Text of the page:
Herbicide drift was measured 80 m downwind of the paddock using a 20 m high collection tower.

The experiment showed that less than 0.5% of total spray applied to the paddock was collected at the tower during the daylight application compared with 1.5% from the night application. This means there was virtually one hectare’s worth of spray heading downwind from the sprayed paddock at night despite the “acceptable” spray conditions. Looking at the meteorological data below there was little difference between the two application times.

Table 1: Meteorological conditions at time of spraying


Wind Speed (km/hr)

Wind Direction (°)

Temperature (°C)

Relative Humidity (%)

Night (2:30 am)

12

19

26

64

Day (7:30 am)

18

4

29

61

Despite there being no surface temperature inversion there was still 3 times the spray in the air moving downwind at night. Higher daytime wind speed would have created more mixing of the air and forced droplets down to the target compared with night spraying. 

The other thing to consider is it isn’t just what you do, but the cumulative effects of other sprayers in the local area. Often neighbours will be spraying at night launching small amounts of spray into the air which can accumulate in downwind areas of the landscape and becomes a much bigger problem to sensitive vegetation in those areas.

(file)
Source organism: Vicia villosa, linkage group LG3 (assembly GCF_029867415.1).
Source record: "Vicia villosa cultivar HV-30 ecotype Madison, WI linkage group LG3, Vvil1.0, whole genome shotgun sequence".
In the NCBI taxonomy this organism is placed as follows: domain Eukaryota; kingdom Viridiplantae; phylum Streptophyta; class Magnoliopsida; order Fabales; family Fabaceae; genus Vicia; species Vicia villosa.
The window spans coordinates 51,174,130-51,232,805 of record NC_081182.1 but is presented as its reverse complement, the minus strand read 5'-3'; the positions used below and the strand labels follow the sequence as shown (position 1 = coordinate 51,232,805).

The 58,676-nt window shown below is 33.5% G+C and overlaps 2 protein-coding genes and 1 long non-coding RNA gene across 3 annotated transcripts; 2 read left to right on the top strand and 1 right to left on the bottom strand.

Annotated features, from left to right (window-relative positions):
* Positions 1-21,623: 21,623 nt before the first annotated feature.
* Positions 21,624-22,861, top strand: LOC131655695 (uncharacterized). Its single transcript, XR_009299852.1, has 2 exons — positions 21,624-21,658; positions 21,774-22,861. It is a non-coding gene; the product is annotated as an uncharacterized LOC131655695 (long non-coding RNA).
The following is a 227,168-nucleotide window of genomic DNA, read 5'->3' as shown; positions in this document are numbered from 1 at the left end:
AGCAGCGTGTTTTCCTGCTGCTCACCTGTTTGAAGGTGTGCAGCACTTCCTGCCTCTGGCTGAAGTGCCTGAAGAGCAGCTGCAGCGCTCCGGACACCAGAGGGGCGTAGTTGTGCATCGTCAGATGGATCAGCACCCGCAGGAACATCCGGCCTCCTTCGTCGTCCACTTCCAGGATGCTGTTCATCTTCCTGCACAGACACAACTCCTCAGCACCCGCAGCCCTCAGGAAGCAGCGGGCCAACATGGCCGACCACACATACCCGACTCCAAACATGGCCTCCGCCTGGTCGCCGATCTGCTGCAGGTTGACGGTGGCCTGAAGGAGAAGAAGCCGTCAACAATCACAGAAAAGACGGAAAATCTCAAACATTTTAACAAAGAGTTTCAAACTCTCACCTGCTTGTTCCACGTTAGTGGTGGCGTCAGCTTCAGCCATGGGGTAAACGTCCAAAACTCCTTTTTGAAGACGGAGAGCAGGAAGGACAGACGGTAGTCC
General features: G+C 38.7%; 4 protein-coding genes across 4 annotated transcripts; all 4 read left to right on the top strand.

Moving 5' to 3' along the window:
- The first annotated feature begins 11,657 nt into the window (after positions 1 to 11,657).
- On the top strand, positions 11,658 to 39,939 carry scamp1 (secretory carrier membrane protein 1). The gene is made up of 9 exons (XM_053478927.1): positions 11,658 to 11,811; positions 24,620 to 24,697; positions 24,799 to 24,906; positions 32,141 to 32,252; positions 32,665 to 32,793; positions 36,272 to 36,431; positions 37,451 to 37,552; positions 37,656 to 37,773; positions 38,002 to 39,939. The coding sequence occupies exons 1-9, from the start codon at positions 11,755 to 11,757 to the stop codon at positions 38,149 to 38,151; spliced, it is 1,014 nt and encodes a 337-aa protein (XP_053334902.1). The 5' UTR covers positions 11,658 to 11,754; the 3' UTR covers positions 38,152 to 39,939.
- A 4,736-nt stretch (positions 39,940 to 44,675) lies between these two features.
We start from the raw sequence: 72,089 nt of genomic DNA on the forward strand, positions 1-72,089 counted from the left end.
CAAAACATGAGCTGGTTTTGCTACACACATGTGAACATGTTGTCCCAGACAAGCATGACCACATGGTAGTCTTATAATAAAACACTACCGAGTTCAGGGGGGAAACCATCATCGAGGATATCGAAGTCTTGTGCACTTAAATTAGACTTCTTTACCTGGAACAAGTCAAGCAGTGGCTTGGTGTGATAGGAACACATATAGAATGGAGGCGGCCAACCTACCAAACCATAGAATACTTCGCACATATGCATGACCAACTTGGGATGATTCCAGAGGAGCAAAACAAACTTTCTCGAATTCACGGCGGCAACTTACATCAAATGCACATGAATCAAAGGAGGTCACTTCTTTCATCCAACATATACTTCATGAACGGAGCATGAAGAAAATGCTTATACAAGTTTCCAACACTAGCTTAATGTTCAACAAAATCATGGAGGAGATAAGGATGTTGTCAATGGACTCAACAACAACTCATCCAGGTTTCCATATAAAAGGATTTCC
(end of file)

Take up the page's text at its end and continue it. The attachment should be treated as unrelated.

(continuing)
How to reduce the problems with night spraying?

  • DO NOT spray during a surface temperature inversion.
  • Keep measuring meteorological conditions during spraying and stop spraying if conditions deteriorate. Have a pre-determined cut-off for when you will stop.
  • Use extremely coarse (XC) spray quality – in this experiment XC spray quality would have reduced drift to 0.5% for the same conditions. Keep in mind the suitability of these coarse droplets on the target and the product to be used and the need to go to increase application volume as spray quality becomes coarser.
  • Slow down and keep boom height to a minimum – higher speeds increase the volume of finer droplets being lifted behind the machine creating a plume of spray lifting 15 to 20 m into the air. Higher speeds usually means lifting the boom. Lifting boom height from 50 to 70 cm above the target increases drift potential 4 times while going from 50 to 100 cm increases it 10 times.
  • Only spray paddocks with good catch surfaces, such as stubble or dense vegetation.
  • Make sure you know if there are sensitive areas downwind.

Spraying paddocks with poor droplet catch surfaces like this will increase the likelihood of spray drift, especially with night spraying. Image: AGRONOMO

The next blog will explain surface temperature inversions and why most labels state that you are not to spray if an inversion has formed.